Myocardial protection from ischemia/reperfusion injury


Ischemic heart disease and its major clinical form, myocardial infarction, are widespread and are the leading causes of death in most developed countries. Time factor is essential for successful treatment of the myocardial infarction. However, surgical or medical interventions aimed at the rapid restoration of blood supply to ischemic tissues, including stenting of injured arteries or thrombolysis, may not always be done in the shortest possible time. In this respect, maintenance of increased tissue resistance to ischemia is necessary in some cases, thereby increasing the time period during which myocardial revascularization will be clinically significant. These approaches are the basis of modern concepts of cardioprotection. The research in the field of myocardial protection is translational by the type. In 2013, researchers of the Almazov Centre are carried out a multicenter randomized clinical trial of the effectiveness of ischemic postconditioning in patients with combined aortic valve and ascending aorta disease underwent cardiac surgery with extracorporeal circulation. Earlier experimental studies have provided the background for the present clinical studies on cardioprotective effect of remote and pharmacological preconditioning.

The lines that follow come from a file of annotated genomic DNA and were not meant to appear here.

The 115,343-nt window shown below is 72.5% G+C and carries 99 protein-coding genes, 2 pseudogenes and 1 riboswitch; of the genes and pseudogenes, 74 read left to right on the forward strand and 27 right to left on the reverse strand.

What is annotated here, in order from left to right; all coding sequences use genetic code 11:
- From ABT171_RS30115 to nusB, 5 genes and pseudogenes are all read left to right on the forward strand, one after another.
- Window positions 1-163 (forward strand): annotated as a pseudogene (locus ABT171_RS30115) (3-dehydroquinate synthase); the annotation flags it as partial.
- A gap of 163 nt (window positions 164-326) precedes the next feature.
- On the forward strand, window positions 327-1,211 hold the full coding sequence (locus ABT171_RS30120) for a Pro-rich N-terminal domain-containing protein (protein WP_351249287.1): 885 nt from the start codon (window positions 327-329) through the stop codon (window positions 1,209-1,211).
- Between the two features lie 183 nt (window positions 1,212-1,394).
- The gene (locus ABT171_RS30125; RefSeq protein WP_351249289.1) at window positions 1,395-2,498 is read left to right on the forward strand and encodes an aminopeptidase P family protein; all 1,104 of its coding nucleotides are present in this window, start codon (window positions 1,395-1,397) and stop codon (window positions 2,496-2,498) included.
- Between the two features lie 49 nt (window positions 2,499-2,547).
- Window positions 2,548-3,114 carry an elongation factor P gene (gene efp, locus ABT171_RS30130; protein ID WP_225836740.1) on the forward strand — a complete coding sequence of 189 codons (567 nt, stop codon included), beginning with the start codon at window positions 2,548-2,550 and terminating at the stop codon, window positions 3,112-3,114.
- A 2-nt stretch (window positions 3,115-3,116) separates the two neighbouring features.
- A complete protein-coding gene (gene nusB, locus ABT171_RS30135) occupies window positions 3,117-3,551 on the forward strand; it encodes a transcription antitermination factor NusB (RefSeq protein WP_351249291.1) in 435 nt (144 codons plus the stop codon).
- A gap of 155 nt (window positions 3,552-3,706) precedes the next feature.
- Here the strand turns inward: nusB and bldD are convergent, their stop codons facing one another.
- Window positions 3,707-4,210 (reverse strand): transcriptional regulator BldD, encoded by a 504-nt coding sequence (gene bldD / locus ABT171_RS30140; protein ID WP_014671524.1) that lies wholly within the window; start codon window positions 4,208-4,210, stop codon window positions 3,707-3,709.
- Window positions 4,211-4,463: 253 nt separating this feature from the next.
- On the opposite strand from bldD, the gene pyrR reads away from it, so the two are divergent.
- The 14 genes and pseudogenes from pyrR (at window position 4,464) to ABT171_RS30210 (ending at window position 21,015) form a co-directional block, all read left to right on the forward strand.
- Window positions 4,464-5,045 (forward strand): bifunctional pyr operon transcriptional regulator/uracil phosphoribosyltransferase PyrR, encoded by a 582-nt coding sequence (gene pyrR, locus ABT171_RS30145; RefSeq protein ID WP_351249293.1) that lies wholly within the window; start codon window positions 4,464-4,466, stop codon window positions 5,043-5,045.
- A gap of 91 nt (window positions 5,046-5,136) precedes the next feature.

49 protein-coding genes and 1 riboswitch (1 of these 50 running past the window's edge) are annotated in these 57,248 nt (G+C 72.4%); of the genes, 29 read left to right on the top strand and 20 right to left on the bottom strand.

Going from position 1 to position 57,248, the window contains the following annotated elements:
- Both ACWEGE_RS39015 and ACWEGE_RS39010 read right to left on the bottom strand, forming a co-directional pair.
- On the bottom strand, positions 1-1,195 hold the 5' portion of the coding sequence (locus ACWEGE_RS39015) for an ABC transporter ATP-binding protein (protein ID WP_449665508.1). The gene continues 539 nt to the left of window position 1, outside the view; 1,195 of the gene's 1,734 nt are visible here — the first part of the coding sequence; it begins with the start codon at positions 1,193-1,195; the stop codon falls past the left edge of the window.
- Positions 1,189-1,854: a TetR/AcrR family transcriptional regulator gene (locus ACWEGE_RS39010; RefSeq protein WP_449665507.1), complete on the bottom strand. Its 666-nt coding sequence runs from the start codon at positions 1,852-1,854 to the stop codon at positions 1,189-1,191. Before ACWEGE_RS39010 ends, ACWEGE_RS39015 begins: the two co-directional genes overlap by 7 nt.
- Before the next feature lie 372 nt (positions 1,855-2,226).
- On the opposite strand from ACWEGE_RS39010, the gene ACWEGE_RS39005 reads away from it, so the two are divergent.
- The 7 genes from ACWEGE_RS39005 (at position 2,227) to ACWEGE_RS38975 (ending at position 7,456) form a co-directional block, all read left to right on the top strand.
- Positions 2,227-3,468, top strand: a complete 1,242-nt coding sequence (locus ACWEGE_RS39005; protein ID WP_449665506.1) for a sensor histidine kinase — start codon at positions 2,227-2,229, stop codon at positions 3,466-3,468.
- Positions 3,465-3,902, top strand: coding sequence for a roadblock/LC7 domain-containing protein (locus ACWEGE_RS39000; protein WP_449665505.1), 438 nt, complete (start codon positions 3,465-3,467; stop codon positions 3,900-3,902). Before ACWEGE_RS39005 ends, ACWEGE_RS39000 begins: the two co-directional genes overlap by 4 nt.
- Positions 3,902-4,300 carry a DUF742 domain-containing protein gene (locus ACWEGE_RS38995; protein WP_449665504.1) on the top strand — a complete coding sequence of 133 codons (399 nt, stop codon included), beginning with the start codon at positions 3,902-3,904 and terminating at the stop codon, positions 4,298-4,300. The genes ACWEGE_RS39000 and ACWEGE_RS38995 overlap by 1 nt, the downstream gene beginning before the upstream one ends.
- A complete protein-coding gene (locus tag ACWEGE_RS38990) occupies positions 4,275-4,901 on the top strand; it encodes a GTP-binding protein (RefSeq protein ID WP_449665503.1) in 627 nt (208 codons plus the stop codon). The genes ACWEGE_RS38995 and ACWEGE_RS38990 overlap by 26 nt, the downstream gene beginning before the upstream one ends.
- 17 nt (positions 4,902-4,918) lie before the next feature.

The processes of programmed cell death (apoptosis, necroptosis, autophagy) are central to the pathogenesis of ischemic, and in particular, reperfusion injury of the myocardium and brain. In recent years, there has been increased attention to the study of pharmacological modulators of programmed cell death. In 2005, a new type of cell death, called necroptosis, which can be suppressed by the inhibitors, called necrostatins, was described for the first time. Current experimental studies carried out by researchers of the Institute are aimed at cardioprotective effects of necrostatins-1, -5, and -7, specific inhibitors of necroptosis, on a model of ischemia/reperfusion injury in isolated rat hearts, as well as on a model of permanent coronary artery occlusion and regional myocardial ischemia/reperfusion in vivo.